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Skiing injuiries – how to avoid them

Here’s some excellent advice about how to avoid seeing an orthopaedic surgeon because of a skiing injury….

Reducing Skiing Injuries

On a winter day at the Snowbird ski resort in Utah a dozen years ago, I paused on my skis to watch my 6-year-old taking a lesson. I didn’t notice the snowboarder hurdling out of control on the hill above me.

By then, I had already taken a keen interest in injury prevention in skiing. And I was already coaching others in proper technique, fitness, acclimatization, and equipment.

In fact, concepts that I later helped integrate into the Fédération Internationale de Football Association 11+ (FIFA 11+) soccer injury program started with a skiing program.

In the 1970s, orthopedic surgeons Robert Johnson, MD, and Carl Ettinger, MD, at the University of Vermont, and engineering professor Jasper Shealy, PhD, at the Rochester Institute of Technology, started researching anterior cruciate ligament (ACL) injuries in snow sports.[1]

They realized that a large proportion of ACL tears occurred when the tail of the downhill ski, in combination with the stiff back of the ski boot, act as a lever to apply both twisting and bending loads to the knee—a phenomenon known as the “phantom foot.” This is particularly likely to happen when the skier was off-balance to the rear, with hips below knees, the uphill ski unweighted, weight on the inside edge of the downhill ski, and the upper body facing downhill.[1]

They discovered that they could significantly reduce this type of injury if they coached skiers to keep their hips above their knees, feet together, and arms forward. The researchers’ phantom-foot videos explaining these principles proved highly successful.[1]

Innovations such as this, as well as better bindings, have decreased the rate of injury in skiing and snowboarding. The rate of serious injury is now about 1 per million skier/snowboarder visits, a decline of 50% since the 1970s, according to the National Ski Areas Association (NSAA).[2]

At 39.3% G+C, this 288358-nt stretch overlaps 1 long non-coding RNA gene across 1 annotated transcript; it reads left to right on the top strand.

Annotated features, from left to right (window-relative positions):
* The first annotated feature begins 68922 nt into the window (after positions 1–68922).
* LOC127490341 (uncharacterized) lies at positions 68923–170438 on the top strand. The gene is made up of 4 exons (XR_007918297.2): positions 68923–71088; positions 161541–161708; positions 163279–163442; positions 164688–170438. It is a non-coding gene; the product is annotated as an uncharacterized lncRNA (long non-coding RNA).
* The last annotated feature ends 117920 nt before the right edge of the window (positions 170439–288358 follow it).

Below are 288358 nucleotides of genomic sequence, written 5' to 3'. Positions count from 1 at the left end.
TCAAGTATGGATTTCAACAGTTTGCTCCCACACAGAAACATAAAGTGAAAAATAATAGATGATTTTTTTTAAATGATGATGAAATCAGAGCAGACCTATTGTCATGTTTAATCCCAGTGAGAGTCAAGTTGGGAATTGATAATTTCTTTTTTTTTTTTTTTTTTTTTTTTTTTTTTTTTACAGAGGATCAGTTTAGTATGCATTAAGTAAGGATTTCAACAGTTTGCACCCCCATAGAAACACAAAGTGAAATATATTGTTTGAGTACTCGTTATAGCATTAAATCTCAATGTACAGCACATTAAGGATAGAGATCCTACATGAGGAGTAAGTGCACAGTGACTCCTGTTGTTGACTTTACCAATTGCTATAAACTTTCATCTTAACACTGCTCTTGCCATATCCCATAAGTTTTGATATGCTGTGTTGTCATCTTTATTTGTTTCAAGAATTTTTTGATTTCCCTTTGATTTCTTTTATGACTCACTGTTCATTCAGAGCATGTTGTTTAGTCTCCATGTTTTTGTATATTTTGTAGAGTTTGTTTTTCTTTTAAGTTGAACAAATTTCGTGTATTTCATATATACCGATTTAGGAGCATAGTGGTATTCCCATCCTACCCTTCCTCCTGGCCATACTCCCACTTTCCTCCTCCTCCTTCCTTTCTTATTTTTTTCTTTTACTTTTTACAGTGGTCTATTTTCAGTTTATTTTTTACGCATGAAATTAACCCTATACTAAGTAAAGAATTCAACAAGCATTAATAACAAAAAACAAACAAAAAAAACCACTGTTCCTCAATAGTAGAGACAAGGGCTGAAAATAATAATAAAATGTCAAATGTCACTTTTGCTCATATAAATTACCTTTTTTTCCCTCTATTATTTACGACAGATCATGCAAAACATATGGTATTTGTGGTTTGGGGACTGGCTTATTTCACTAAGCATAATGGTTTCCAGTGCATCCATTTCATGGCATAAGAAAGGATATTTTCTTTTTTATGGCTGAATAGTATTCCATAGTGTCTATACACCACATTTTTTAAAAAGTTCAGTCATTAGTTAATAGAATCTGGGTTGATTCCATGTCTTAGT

Preparing to Ski Safely

The success of the phantom-foot program inspired me to carefully study patterns of injury in other sports and develop injury prevention techniques based on them. But it also taught me how to be a more careful skier.

Thirty inches of snow had fallen the day before I stood watching my daughter on the bunny slopes. I’d been skiing steep and deep but keeping these principles in mind to avoid a knee injury.

I was in good shape as well. I teach skiers and snowboarders to prepare for the slopes with a series of neuromuscular exercises.

Such a routine might include:

  • A running mash-up—run forward, backward, left, and right for 15 seconds each;
  • Standing hip rotations—raise your knee and rotate to the side and back again;
  • Planks—hold 15 seconds on facing down, then on each side and finally facing up;
  • Good mornings—hold a small kettlebell behind your head and bend forward at the waist;
  • One-legged dead lift to row—standing on one leg, bend at the waist until your torso is parallel to the ground, then slowly raise a kettlebell to one side and then the other;
  • Kettlebell overhead clock lunges—hold a lightweight kettlebell overhead in your left hand, elbow locked; then lunge forward on your right leg; press through your heel to return to standing; then lunge to the right, gradually working your way around the clock from 12 o’clock down to 9 o’clock, with backward lunges for 8, 7, and 6 o’clock; rest and repeat with the right arm holding the kettle bell;
  • Goblet squats—holding a kettlebell at the chest, squat down, pushing your hips back and as low as possible with your chest up and back flat; push through your heels to stand, rise onto your toes, hold for three beats, then lower back down, holding for three full beats, and repeat; and
  • Moving tuck jumps—stand with your knees soft, arms at your sides; jump up and forward as high as possible, bringing your knees toward your chest, to land a couple of feet in front of where you started; then jump and tuck backward to the right and to the left.